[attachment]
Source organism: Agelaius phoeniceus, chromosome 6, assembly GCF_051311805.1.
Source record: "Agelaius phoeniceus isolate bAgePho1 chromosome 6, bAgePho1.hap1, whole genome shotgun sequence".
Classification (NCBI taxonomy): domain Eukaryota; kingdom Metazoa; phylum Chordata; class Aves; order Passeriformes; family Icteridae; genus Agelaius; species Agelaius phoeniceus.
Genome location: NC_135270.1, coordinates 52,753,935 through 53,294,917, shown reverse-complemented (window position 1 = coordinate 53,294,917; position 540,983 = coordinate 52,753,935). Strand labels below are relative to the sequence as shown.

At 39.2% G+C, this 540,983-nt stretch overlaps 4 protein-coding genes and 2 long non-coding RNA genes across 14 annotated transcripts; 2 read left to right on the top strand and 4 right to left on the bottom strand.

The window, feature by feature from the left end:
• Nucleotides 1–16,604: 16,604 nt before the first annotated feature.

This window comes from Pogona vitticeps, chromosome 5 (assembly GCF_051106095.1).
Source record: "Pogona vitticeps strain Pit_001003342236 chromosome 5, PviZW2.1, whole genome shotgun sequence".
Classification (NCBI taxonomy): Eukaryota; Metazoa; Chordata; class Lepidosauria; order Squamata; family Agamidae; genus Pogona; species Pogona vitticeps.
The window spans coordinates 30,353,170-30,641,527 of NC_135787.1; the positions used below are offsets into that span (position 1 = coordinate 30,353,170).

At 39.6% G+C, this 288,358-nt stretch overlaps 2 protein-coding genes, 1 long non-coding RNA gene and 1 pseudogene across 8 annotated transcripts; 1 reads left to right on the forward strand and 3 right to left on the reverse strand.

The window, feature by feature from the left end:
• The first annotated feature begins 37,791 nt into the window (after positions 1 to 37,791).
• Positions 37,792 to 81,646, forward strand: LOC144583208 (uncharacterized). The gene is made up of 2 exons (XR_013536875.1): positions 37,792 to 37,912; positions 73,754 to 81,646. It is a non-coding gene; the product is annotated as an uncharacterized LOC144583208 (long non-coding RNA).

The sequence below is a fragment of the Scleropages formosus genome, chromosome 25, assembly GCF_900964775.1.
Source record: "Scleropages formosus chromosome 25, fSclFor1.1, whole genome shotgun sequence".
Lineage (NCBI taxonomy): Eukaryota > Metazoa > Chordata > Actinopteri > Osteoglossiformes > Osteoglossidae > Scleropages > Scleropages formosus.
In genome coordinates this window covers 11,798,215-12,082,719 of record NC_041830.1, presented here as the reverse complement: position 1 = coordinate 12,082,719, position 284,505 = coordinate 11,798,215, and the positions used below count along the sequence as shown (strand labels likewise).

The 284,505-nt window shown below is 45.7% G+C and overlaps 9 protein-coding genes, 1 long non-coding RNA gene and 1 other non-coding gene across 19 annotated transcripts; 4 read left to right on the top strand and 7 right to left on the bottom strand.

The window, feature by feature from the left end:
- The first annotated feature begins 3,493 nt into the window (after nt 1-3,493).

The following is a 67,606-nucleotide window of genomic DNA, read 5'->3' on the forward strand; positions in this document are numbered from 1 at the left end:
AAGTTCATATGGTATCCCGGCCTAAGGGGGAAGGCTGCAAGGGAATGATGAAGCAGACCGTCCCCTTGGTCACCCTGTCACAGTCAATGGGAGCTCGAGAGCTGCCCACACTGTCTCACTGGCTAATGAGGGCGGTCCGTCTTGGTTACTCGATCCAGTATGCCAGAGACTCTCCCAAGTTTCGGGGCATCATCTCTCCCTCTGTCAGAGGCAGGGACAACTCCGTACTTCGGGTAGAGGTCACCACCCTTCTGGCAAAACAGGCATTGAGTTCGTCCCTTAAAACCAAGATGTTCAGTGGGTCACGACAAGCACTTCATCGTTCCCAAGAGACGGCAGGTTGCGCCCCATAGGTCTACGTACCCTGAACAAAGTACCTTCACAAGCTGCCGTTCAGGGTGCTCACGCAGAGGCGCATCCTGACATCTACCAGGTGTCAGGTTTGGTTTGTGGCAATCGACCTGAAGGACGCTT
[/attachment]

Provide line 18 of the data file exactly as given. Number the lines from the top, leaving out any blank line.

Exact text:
Lineage (NCBI taxonomy): Eukaryota > Metazoa > Chordata > Actinopteri > Osteoglossiformes > Osteoglossidae > Scleropages > Scleropages formosus.